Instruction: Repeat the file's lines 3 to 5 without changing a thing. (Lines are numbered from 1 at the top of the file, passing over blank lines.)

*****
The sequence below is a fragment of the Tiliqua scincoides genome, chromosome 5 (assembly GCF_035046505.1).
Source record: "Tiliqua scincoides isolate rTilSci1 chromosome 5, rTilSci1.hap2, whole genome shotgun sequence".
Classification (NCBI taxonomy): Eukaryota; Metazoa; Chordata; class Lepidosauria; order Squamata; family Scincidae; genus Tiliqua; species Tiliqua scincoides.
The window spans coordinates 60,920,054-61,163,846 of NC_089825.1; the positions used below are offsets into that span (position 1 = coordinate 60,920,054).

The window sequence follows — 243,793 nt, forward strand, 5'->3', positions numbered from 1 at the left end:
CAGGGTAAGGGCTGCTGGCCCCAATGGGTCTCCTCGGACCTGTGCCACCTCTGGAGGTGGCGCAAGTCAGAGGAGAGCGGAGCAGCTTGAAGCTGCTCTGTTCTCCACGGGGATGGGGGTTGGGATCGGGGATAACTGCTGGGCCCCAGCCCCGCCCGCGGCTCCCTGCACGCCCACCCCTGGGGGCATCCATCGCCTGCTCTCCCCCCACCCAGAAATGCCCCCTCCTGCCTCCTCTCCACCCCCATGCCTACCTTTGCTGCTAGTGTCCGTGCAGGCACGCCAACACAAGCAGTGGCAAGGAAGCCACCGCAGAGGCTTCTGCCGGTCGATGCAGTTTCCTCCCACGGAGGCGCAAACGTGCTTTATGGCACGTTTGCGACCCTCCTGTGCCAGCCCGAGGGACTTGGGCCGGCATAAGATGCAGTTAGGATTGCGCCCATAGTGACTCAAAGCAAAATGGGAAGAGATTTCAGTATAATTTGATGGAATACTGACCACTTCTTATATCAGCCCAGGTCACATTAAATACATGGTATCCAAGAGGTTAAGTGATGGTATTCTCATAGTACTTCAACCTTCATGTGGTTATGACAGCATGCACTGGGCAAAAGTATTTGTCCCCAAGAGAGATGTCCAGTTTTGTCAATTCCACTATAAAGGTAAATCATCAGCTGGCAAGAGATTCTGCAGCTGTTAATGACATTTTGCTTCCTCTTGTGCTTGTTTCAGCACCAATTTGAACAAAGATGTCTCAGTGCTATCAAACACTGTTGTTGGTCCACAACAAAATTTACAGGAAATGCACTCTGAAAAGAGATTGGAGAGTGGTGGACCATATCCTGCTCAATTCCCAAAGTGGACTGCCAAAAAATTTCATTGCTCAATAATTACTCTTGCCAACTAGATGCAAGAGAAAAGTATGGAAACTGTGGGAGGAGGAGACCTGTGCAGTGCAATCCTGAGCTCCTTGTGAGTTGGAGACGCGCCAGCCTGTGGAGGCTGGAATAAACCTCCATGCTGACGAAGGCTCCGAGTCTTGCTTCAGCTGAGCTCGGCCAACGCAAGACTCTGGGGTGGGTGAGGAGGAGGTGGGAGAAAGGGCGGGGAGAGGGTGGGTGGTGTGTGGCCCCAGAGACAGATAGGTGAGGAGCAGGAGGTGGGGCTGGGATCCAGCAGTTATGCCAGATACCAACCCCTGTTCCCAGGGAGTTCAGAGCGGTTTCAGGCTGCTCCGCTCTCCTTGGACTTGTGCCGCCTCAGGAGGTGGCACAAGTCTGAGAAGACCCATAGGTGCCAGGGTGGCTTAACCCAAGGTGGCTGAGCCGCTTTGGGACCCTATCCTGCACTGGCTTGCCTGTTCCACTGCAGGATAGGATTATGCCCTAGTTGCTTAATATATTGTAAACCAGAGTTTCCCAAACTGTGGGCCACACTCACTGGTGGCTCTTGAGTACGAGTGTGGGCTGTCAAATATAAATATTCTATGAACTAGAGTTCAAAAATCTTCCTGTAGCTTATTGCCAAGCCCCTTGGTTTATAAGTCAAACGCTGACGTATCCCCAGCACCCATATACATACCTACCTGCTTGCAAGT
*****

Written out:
Classification (NCBI taxonomy): Eukaryota; Metazoa; Chordata; class Lepidosauria; order Squamata; family Scincidae; genus Tiliqua; species Tiliqua scincoides.
The window spans coordinates 60,920,054-61,163,846 of NC_089825.1; the positions used below are offsets into that span (position 1 = coordinate 60,920,054).

The window sequence follows — 243,793 nt, forward strand, 5'->3', positions numbered from 1 at the left end: